Primary zone modeling for gas turbine combustors
Author(s)Underwood, David Scott
Massachusetts Institute of Technology. Dept. of Aeronautics and Astronautics.
Ian A. Waitz.
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Gas turbine combustor primary zone flows are typified by swirling flow with heat release in a variable area duct, where a central toroidal recirculation zone is formed. The goal of the research was to develop reduced-order models for these flows in an attempt to gain insight into, and understanding of the behavior of swirling flows with combustion. The specific research objectives were (i) to develop a quantitative understanding and ability to compute the behavior of swirling flows with heat addition at conditions typical of gas turbine combustors, (ii) to assess the relative merits of various reduced-order models, and (iii) to define the applicability of these models in the design process. To this end, several reduced-order models of combustor primary zones were developed and assessed. The models represent different levels of modeling approximations and complexity. The models include a quasi-one-dimensional control volume analysis, a streamline curvature model, a quasi-one- dimensional model with recirculation zone capturing (CFLOW), and an axisymmetric Reynolds averaged Navier-Stokes code (UTNS). The models were evaluated through inter-comparison, and comparison with experiment. Following this evaluation, CFLOW was applied to a lean-premixed combustor for which three-dimensional Navier-Stokes solutions existed. These simplified analyses/models were able to capture the features of swirling flows with heat release across flow regimes of interest in gas turbine combustors, provide insight into the underlying physics, and yield guidelines for design purposes. Cross-comparison of the reduced-order models highlighted the aspects of these flows that need to be described accurately. Specifically, modeling of the mixing on the downstream boundary of a recirculation zone is crucial for accurate computation of these flows, with both Reynolds stresses and bulk transport across the interface being accounted for in order to capture recirculation zone closure. The simplified mixing and heat release models used had limitations arising from the need to input empirically-derived parameters. Calibration of these parameters with higher-fidelity computations and experiments allowed comparison of the models across the flow regimes of interest. Following calibration of the mixing and heat release models, CFLOW was able to compute recirculation zone volumes to within 25% of those given by both the axisymmetric and three-dimensional Navier-Stokes codes for swirl ratios between 0.5 and 1.0 and equivalence ratios between 0.0 and 0.8.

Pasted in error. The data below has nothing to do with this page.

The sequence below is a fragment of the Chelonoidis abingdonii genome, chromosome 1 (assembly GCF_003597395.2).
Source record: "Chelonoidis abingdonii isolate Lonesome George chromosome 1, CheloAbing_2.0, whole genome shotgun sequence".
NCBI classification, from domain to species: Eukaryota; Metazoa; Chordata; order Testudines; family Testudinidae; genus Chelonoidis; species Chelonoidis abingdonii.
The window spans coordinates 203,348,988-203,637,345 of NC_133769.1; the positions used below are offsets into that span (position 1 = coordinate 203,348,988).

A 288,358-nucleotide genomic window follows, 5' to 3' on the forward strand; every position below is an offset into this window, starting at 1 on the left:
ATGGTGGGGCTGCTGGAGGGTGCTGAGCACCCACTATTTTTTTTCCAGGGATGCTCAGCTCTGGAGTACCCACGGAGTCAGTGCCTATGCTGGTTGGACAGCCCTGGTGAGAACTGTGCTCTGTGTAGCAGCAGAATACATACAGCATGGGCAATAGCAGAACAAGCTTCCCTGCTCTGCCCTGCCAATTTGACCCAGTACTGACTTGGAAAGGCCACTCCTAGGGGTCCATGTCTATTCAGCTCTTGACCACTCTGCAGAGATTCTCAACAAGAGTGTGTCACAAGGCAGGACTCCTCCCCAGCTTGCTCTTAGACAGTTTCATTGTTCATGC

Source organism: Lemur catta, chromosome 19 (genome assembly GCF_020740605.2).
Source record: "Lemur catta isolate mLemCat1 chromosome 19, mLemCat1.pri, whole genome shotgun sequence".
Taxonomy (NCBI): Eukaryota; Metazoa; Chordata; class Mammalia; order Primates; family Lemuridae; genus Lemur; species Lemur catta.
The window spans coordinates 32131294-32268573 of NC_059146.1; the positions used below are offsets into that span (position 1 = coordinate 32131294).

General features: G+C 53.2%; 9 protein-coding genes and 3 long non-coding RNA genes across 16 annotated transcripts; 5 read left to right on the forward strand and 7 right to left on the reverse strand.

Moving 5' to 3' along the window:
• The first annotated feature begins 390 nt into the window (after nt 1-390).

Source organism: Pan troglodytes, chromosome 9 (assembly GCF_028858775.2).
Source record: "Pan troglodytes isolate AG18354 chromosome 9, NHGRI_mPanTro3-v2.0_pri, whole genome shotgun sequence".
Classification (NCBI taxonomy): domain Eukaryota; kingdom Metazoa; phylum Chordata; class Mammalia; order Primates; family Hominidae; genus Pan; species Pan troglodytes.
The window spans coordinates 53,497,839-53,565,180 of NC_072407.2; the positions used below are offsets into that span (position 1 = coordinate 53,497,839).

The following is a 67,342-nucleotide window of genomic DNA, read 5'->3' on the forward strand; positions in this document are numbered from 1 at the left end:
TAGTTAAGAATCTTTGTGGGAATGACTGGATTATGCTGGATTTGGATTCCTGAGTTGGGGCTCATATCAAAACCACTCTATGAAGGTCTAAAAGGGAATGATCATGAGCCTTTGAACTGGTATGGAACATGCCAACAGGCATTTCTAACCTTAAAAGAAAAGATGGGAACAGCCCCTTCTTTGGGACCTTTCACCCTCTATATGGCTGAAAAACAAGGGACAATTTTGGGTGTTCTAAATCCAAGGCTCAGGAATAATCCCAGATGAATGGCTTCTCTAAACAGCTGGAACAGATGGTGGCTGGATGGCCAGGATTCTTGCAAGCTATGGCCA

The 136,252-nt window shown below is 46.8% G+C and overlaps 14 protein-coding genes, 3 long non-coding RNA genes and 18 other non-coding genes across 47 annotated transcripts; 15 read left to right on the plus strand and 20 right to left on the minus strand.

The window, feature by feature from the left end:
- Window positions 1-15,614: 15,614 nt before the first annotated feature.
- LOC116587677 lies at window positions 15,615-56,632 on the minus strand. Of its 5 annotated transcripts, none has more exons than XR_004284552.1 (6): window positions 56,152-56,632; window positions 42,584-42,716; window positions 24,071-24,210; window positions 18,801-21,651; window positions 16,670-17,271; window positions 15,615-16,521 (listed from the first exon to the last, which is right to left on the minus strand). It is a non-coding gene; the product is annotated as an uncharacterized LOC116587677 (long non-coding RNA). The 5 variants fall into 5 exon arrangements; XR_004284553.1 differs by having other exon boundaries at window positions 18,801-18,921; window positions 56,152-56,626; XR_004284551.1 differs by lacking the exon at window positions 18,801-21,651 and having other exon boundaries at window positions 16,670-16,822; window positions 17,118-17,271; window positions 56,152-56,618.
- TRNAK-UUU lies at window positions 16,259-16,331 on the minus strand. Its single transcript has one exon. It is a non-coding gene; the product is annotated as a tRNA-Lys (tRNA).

Thesis (Sc.D.)--Massachusetts Institute of Technology, Dept. of Aeronautics and Astronautics, 1999."June 1999."Includes bibliographical references (p. 107-110).
DepartmentMassachusetts Institute of Technology. Dept. of Aeronautics and Astronautics.
Massachusetts Institute of Technology
Aeronautics and Astronautics.